In today’s competitive environment, work is an exercise in constantly keeping pace with your colleagues. If you’re running a business, you need to keep pace with your competitors – even if they’re run by friends. At every level, you need to have something new to offer, justifying yourself to shareholders, to customers or to your employer.
As long as you don’t let it drag you down into petty competition this can be a good impulse: it keeps your skills top notch and ensures you are valuable both your current employer, or any others in the event you are looking for work, but it does live with you the question ‘How do you get ahead at work?’. Today, we’re looking at some answers for you.
Take the Lead
One thing that really impresses is to take the lead for your team. If there’s something you can see your whole team would benefit from, speak with your manager and HR about taking responsibility for organising some training. If you looking in London, training room hire can be expensive, so an endorsement and even budget from HR can help you get what you need done.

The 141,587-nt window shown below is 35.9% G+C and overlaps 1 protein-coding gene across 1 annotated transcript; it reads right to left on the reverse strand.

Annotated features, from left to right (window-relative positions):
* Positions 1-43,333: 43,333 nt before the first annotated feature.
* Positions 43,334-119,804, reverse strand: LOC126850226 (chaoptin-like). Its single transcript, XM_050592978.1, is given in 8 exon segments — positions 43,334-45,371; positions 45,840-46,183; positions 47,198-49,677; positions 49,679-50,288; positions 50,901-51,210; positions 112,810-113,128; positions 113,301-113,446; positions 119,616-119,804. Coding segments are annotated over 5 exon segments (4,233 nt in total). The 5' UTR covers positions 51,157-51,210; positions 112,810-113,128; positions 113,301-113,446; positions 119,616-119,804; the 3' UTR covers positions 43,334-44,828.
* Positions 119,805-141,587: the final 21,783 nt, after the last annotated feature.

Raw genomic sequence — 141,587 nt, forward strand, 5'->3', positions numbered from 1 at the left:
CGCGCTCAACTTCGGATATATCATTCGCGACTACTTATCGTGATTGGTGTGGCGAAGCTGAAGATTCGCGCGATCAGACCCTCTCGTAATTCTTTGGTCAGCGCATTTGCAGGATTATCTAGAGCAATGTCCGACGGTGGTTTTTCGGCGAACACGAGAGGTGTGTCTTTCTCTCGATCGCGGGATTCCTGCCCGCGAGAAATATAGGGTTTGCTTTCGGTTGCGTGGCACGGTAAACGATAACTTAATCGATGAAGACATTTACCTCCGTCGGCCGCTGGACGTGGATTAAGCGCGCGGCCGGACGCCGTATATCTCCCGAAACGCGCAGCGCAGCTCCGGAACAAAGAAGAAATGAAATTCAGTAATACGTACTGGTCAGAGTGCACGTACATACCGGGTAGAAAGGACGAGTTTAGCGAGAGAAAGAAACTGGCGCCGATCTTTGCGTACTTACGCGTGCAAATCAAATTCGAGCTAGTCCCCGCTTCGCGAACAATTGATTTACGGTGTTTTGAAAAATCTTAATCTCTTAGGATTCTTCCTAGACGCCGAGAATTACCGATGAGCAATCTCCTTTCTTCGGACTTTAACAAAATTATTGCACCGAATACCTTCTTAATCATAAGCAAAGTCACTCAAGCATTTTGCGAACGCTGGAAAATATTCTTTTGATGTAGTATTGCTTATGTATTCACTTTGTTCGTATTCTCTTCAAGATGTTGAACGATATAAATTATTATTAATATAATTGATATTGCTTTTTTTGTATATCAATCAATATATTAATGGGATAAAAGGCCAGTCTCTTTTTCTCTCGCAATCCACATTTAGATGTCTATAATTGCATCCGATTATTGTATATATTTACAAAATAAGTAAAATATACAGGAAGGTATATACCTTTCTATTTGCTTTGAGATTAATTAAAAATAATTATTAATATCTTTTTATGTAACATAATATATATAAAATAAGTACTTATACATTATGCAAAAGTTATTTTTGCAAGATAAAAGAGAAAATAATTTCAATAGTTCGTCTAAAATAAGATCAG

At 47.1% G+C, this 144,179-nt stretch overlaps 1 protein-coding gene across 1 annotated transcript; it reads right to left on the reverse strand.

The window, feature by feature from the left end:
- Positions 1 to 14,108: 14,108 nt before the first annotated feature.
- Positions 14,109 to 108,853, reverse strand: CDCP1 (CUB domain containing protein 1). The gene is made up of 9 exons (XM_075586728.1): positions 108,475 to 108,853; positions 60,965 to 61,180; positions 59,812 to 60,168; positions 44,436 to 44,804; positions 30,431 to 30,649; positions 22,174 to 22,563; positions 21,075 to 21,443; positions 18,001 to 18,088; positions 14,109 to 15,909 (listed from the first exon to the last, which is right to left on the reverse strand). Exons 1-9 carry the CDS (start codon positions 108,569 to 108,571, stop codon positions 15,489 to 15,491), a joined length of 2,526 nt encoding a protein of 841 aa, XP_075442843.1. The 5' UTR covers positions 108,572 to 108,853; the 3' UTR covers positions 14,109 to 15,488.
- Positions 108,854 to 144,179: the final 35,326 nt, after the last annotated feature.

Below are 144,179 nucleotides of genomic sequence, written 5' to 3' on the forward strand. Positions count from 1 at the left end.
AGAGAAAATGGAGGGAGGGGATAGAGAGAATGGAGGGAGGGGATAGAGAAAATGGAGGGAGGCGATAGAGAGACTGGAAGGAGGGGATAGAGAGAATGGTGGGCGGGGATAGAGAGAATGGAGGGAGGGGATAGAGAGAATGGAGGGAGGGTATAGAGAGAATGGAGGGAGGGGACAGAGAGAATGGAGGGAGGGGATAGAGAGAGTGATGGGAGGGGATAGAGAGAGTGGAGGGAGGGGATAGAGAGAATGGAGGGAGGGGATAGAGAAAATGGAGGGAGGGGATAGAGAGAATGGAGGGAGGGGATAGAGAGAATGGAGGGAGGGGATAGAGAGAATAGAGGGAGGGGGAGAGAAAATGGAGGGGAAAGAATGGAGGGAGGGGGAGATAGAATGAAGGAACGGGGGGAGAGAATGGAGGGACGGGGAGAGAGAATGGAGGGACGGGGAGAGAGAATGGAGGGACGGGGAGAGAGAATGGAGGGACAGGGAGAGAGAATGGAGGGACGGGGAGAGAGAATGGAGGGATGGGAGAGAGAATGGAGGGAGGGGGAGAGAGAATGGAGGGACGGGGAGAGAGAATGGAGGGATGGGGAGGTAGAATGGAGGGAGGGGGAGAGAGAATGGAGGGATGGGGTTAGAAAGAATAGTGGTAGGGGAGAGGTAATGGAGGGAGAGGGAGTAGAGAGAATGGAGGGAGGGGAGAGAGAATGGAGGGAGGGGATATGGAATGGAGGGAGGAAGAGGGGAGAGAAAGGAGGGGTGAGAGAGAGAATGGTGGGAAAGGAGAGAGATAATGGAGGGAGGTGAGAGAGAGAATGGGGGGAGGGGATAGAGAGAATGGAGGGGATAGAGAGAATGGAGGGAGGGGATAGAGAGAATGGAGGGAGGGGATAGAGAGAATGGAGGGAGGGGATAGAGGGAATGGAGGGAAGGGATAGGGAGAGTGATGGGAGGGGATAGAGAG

This doesn’t just result a team of workers with newly polished technical skills, but also a newly defined reputation for you as someone who gets things done, and creates solutions.
Focus on the Benefits…
For your employer, in this case. If there’s any additional professional qualifications that are relevant to your job (like accounting qualifications), or skills that would let you contribute more (developers and programmers have an almost never ending range of strings they can profitably add to their bow), or certification (even First Aid skills can be useful), there’s a case to be made that your employer should contribute to your costs.
If adding skills and qualifications would benefit your employer as well as you, it’s worth at least discussing with them how they can support you. Even if they can’t contribute to the cost of classes, they may be pleased to allow you a little additional time off for your studies. It’s worth making a strong case: taking the time to explain how this would let you do more at work makes your argument stronger.
These can be awkward conversations if you’re not fully engaged with your job, but if you want to excel and develop, it’s worth making the most of them. It’s a chance for you to set targets for the year ahead, and for your manager to discuss how they can support you in your aims.